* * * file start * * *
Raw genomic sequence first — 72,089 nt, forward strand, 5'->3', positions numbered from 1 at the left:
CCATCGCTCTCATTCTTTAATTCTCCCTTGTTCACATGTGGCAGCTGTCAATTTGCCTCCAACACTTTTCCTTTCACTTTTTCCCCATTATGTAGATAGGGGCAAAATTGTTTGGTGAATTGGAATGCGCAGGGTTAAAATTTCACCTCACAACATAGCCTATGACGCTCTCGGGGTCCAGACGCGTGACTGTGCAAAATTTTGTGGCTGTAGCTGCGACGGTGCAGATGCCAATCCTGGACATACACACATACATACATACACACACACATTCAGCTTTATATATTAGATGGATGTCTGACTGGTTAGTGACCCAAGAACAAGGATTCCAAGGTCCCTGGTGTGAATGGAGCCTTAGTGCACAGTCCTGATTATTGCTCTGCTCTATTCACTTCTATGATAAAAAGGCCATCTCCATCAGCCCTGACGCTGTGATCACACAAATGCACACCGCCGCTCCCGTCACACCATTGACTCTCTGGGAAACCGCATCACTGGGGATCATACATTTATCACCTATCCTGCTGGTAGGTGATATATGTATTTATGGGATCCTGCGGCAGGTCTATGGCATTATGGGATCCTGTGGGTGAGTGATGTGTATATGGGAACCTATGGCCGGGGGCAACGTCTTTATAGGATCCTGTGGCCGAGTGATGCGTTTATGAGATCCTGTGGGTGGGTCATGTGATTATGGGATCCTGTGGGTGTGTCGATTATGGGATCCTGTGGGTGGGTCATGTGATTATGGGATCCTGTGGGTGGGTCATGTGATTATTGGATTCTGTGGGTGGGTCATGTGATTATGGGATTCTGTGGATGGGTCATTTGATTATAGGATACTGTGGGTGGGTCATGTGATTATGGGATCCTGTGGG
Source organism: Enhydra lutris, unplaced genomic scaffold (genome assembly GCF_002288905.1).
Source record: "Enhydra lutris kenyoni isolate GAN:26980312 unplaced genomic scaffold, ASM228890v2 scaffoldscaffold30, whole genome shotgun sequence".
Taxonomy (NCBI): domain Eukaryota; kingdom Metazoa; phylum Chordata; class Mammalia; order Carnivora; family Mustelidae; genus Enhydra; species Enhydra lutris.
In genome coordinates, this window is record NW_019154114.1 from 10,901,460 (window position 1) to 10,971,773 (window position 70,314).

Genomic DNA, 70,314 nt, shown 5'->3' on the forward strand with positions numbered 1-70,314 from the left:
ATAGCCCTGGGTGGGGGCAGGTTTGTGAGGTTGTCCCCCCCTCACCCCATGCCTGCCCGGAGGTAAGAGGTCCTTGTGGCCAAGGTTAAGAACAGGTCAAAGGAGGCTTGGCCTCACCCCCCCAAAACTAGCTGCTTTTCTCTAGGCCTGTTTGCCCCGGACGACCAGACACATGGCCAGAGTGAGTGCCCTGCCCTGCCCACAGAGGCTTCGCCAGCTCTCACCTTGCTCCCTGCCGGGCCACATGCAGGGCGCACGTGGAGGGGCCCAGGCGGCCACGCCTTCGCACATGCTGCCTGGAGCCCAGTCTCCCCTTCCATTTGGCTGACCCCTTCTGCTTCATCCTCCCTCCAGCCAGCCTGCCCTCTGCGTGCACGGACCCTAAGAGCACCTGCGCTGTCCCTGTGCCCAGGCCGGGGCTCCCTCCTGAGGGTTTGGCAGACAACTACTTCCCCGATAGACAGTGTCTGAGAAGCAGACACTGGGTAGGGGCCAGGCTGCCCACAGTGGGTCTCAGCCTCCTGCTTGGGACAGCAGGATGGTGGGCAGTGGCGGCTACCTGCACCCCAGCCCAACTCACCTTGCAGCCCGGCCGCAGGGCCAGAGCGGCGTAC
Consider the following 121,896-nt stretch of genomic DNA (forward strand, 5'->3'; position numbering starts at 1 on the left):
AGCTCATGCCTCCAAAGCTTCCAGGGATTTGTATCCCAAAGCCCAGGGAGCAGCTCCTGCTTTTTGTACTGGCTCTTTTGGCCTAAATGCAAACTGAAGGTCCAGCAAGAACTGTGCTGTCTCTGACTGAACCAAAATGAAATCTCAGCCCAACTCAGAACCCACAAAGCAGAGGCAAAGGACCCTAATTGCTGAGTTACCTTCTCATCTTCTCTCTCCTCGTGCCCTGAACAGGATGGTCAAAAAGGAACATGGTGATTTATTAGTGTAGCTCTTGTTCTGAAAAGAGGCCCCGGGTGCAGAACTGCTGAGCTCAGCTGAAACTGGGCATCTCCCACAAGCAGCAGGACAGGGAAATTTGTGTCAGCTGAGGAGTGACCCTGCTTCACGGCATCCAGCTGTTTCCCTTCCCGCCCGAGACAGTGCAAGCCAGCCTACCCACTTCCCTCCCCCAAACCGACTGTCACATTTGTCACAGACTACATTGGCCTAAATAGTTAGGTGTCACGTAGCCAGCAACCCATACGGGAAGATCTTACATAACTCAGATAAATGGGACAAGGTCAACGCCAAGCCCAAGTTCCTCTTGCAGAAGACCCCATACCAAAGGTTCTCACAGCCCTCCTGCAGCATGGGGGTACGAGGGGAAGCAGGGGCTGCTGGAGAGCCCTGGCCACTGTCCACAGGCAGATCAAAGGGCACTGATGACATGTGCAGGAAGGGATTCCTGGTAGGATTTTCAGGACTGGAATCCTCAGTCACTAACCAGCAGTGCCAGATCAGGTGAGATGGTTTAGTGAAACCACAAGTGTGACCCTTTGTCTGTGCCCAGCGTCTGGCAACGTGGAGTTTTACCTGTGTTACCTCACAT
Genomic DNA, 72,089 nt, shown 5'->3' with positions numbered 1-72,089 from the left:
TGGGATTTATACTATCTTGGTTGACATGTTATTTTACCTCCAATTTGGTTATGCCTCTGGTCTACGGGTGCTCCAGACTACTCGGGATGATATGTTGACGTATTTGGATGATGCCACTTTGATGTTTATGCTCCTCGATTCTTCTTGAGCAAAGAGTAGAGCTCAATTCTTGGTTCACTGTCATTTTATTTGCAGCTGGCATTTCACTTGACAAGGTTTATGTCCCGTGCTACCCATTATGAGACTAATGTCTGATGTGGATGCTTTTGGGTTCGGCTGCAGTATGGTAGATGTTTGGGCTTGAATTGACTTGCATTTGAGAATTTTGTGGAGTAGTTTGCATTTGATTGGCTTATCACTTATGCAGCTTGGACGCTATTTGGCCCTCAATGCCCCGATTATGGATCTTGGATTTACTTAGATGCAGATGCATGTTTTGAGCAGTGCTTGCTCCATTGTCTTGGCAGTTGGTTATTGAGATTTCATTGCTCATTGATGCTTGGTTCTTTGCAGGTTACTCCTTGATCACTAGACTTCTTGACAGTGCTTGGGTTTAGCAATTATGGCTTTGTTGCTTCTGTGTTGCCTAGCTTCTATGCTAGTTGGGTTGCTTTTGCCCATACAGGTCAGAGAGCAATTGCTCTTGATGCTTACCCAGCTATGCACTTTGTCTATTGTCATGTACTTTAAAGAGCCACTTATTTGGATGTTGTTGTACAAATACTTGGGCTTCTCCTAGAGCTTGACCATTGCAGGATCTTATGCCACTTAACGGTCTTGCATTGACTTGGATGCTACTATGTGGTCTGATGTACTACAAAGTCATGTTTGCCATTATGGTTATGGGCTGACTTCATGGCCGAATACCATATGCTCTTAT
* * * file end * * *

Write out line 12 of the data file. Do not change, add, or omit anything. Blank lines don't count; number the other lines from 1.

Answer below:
TGGGATTTATACTATCTTGGTTGACATGTTATTTTACCTCCAATTTGGTTATGCCTCTGGTCTACGGGTGCTCCAGACTACTCGGGATGATATGTTGACGTATTTGGATGATGCCACTTTGATGTTTATGCTCCTCGATTCTTCTTGAGCAAAGAGTAGAGCTCAATTCTTGGTTCACTGTCATTTTATTTGCAGCTGGCATTTCACTTGACAAGGTTTATGTCCCGTGCTACCCATTATGAGACTAATGTCTGATGTGGATGCTTTTGGGTTCGGCTGCAGTATGGTAGATGTTTGGGCTTGAATTGACTTGCATTTGAGAATTTTGTGGAGTAGTTTGCATTTGATTGGCTTATCACTTATGCAGCTTGGACGCTATTTGGCCCTCAATGCCCCGATTATGGATCTTGGATTTACTTAGATGCAGATGCATGTTTTGAGCAGTGCTTGCTCCATTGTCTTGGCAGTTGGTTATTGAGATTTCATTGCTCATTGATGCTTGGTTCTTTGCAGGTTACTCCTTGATCACTAGACTTCTTGACAGTGCTTGGGTTTAGCAATTATGGCTTTGTTGCTTCTGTGTTGCCTAGCTTCTATGCTAGTTGGGTTGCTTTTGCCCATACAGGTCAGAGAGCAATTGCTCTTGATGCTTACCCAGCTATGCACTTTGTCTATTGTCATGTACTTTAAAGAGCCACTTATTTGGATGTTGTTGTACAAATACTTGGGCTTCTCCTAGAGCTTGACCATTGCAGGATCTTATGCCACTTAACGGTCTTGCATTGACTTGGATGCTACTATGTGGTCTGATGTACTACAAAGTCATGTTTGCCATTATGGTTATGGGCTGACTTCATGGCCGAATACCATATGCTCTTAT